Eric Tollefson once wrapped his hand in duct tape to improve his playing. That's how much his music means to him. Such dedication is part of what's propelled Tollefson to the top.
The longtime Bend resident is the new king of Central Oregon pop, and his new album, The Polar Ends, proves it.
After two years of writing songs and planning melodies, Tollefson met the album's producer, Rob Evans, at a recording studio in Charlottesville, Virginia. Over the course of a week the pair laid down The Polar Ends, Tollefson's new album, which was released on April 24.
The singer-songwriter said that the recording equipment was so sensitive that at one point he had to wrap his picking hand with tape so he wouldn't rest it on his guitar - a bad habit that was resulting in a dull sound. Such seemingly minor touches, when coupled with the trained ear of a professional producer, make the local musician's album iTunes ready.
The 28-year-old artist's latest release covers many of the thematic basics: love, death, betrayal and more love. But at the record's root are emotional vocals and guitar work. Tollefson said it was working with top-notch musicians like Eric Heywood, Ray LaMontagne's pedal steel player, which brought out the best in him.
"It was definitely daunting," Tollefson said of working in such accomplished company. "But it's your project. And you can't let the project run in a direction you don't want it to. You just have to treat them [the musicians] with respect, like they're regular dudes."
Heywood contributed to the track "Before You Go," a lonesome song about love lost. The electric guitar of Alberta Cross's Sam Kearney is featured on six of the album's eight songs and Jay Foote, a bassist who toured with Fiona Apple, is also on a majority of the tracks. Drummer Brian Jones, a college music instructor who's worked on Jason Mraz records, keeps time throughout the album.
Rubblebucket, the horn-heavy Brooklyn dance band, helps Tollefson close The Polar Ends with a rowdy song called "Whose Love." The trumpets and sax fit well with Tollefson's commanding vocals as he bellows, "Whose love is better than mine?"
The release certainly benefited from the professional production touch and has already gained a toehold among the mainstream pop radio crowd.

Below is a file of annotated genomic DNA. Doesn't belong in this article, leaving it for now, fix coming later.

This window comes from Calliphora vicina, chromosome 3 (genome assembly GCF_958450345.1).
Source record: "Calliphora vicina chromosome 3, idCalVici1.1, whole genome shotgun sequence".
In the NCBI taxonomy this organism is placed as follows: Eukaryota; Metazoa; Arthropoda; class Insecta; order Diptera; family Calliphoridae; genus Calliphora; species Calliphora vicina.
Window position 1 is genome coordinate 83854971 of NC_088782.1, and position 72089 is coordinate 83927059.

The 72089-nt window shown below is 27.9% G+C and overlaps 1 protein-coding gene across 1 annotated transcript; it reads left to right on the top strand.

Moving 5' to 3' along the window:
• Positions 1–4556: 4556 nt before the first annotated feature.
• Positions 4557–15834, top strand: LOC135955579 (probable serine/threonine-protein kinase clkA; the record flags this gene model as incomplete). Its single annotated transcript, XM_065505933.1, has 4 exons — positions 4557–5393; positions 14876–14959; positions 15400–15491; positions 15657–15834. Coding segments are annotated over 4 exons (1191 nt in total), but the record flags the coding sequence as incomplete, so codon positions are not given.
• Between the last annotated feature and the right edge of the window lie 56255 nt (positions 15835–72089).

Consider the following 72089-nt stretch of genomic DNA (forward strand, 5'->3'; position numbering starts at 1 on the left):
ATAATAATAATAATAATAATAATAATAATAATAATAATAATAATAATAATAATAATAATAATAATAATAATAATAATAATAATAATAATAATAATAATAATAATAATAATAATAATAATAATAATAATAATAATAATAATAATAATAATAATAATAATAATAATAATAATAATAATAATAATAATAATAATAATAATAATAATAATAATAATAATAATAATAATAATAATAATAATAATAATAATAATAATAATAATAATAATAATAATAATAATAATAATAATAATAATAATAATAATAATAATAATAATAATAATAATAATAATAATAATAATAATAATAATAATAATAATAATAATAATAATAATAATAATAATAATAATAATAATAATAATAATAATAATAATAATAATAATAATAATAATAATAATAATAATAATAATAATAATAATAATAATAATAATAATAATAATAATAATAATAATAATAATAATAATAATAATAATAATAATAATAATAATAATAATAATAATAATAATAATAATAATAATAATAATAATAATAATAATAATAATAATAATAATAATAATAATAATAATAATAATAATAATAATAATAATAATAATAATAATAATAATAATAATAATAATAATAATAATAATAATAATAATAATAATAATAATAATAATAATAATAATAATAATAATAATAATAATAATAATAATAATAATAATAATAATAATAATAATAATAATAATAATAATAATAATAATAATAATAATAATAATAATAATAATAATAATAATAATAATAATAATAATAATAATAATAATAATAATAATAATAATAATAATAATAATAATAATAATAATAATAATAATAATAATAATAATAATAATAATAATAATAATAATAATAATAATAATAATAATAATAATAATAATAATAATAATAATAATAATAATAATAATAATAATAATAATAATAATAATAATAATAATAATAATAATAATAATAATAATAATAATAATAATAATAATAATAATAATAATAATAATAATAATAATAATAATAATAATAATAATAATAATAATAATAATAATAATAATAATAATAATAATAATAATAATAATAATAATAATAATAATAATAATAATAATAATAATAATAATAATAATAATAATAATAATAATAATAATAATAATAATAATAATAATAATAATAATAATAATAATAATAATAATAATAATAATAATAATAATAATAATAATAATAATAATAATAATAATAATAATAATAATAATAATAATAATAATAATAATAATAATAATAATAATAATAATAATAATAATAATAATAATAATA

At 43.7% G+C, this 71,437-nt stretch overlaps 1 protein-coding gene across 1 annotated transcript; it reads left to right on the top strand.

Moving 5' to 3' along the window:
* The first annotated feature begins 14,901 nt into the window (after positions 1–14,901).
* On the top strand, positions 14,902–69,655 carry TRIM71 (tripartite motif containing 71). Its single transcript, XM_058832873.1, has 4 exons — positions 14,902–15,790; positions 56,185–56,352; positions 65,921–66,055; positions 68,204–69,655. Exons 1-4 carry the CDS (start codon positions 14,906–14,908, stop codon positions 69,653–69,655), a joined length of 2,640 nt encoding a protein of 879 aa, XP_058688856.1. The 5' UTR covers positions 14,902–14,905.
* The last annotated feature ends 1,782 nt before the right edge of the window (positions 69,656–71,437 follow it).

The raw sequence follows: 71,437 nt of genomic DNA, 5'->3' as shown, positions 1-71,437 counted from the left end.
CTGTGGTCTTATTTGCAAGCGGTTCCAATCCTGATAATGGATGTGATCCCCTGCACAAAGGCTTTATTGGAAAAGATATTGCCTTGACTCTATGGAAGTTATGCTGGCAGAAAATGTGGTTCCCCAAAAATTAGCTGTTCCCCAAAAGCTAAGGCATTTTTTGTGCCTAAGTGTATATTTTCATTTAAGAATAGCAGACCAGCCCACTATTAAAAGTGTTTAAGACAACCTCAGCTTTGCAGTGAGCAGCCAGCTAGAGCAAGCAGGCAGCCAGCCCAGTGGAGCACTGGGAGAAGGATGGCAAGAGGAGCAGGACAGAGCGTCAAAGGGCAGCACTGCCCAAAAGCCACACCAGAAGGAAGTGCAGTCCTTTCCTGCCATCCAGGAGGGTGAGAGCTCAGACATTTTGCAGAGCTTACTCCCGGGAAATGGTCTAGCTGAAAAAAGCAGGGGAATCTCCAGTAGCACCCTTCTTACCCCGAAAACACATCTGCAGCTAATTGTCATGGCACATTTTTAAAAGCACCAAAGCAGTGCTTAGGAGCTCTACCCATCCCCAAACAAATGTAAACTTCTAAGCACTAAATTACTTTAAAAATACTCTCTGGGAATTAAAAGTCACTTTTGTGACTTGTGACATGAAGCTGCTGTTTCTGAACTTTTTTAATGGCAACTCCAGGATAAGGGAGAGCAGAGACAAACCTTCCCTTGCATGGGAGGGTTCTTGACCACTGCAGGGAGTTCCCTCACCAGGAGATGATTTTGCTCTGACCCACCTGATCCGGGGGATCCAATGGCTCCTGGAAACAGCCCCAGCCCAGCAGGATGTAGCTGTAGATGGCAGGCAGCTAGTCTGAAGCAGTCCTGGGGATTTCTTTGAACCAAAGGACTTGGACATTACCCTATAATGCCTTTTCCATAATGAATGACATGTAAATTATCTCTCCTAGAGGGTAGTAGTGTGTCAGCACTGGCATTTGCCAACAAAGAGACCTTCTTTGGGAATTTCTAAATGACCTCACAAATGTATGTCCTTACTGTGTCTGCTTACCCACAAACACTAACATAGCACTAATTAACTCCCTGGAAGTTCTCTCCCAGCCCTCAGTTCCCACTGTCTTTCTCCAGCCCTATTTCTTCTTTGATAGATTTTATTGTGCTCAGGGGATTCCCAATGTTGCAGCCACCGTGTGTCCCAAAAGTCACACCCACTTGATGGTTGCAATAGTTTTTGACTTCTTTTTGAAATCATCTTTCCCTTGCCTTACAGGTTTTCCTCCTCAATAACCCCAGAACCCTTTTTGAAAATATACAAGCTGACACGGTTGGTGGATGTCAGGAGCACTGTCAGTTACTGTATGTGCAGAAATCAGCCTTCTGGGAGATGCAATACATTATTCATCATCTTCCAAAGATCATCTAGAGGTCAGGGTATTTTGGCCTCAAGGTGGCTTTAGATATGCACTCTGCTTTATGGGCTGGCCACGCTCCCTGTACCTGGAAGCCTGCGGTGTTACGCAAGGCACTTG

According to Tollefson, the album has been in heavy rotation on almost 200 college radio stations, which, for the up and coming artist, is the first step toward nationwide exposure.
"I want people to like the record," Tollefson said. He hopes that the growing enthusiasm for his baritone vocals and catchy melodies will help bolster his upcoming Northwest tour - a five-show run that kicks off at McMenamins in Bend on May 3. The plan is to play the new album in its entirety.
Of course there will be folks who don't like the record, but their indifference won't be for the album's production quality. After working with Franchot Tone on the tracks "Before You Go" and "Heart on a String," Tollefson joined up with Evans, a producer who has worked with the likes of Taj Mahal and Gomez. Though the album's quality is crisp, Tollefson's lyrics are often too over-the-top and border on trite.
"I know with all my soul that you and I were destined to meet and everyday spent without you feels like a week," sings Tollefson on "Before You Go," a sappy love song.
The album also contains several references to God. Though not a Christian musician per se, Tollefson said he likes the image that the word 'God' conjures. It was the Dave Mathews Band, a group with a similar vibe, that taught Tollefson he could invoke such references without actually identifying as a Christian, Tollefson said.
Also in the God-realm is the song "Sister Sarah," a tune about a nun who begins to question everything she knows. Though it's about a fictional character, the message should resonate with most, said Tollefson.
The album manages to run the spectrum, from dark to sunny, from heavy to light - much like Tollefson himself.
"As a person, I'm very rarely at zero," said Tollefson of his personality extremes.
After listening to all of the mastered tracks and reflecting on the album as a whole, Tollefson settled on the name The Polar Ends to capture the wide range of emotions that spilled onto the record.
So. Aspiring musicians take note: whether you dig Tollefson's emotive style or not, there's much to learn from the man whose heart and production savvy helped him crank out a potential hit.
with Sara Jackson-Holman, Kat Hilst and other local guests
Free, all ages.
7pm, Thursday, May 3
McMenamins, 700 NW Bond St.